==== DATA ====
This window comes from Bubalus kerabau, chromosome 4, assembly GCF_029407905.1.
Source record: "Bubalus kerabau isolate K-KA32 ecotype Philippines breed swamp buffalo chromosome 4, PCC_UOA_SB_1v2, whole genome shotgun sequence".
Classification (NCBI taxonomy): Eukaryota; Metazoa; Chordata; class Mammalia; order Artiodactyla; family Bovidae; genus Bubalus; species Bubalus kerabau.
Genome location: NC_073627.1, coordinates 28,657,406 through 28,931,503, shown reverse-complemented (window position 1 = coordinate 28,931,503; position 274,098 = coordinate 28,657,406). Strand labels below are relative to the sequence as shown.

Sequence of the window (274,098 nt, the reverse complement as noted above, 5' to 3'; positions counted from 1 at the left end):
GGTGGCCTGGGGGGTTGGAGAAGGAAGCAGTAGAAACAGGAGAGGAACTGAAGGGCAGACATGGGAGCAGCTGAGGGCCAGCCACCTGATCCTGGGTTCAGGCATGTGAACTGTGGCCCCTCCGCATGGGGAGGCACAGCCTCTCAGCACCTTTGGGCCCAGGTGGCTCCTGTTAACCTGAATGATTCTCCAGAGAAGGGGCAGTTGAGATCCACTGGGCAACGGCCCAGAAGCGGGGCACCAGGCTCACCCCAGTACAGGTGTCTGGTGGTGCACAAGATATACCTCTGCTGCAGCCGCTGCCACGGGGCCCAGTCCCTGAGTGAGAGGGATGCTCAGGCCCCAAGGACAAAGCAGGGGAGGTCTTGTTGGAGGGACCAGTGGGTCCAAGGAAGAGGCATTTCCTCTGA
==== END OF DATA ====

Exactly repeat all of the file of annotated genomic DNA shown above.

This window comes from Bubalus kerabau, chromosome 4, assembly GCF_029407905.1.
Source record: "Bubalus kerabau isolate K-KA32 ecotype Philippines breed swamp buffalo chromosome 4, PCC_UOA_SB_1v2, whole genome shotgun sequence".
Classification (NCBI taxonomy): Eukaryota; Metazoa; Chordata; class Mammalia; order Artiodactyla; family Bovidae; genus Bubalus; species Bubalus kerabau.
Genome location: NC_073627.1, coordinates 28,657,406 through 28,931,503, shown reverse-complemented (window position 1 = coordinate 28,931,503; position 274,098 = coordinate 28,657,406). Strand labels below are relative to the sequence as shown.

Sequence of the window (274,098 nt, the reverse complement as noted above, 5' to 3'; positions counted from 1 at the left end):
GGTGGCCTGGGGGGTTGGAGAAGGAAGCAGTAGAAACAGGAGAGGAACTGAAGGGCAGACATGGGAGCAGCTGAGGGCCAGCCACCTGATCCTGGGTTCAGGCATGTGAACTGTGGCCCCTCCGCATGGGGAGGCACAGCCTCTCAGCACCTTTGGGCCCAGGTGGCTCCTGTTAACCTGAATGATTCTCCAGAGAAGGGGCAGTTGAGATCCACTGGGCAACGGCCCAGAAGCGGGGCACCAGGCTCACCCCAGTACAGGTGTCTGGTGGTGCACAAGATATACCTCTGCTGCAGCCGCTGCCACGGGGCCCAGTCCCTGAGTGAGAGGGATGCTCAGGCCCCAAGGACAAAGCAGGGGAGGTCTTGTTGGAGGGACCAGTGGGTCCAAGGAAGAGGCATTTCCTCTGA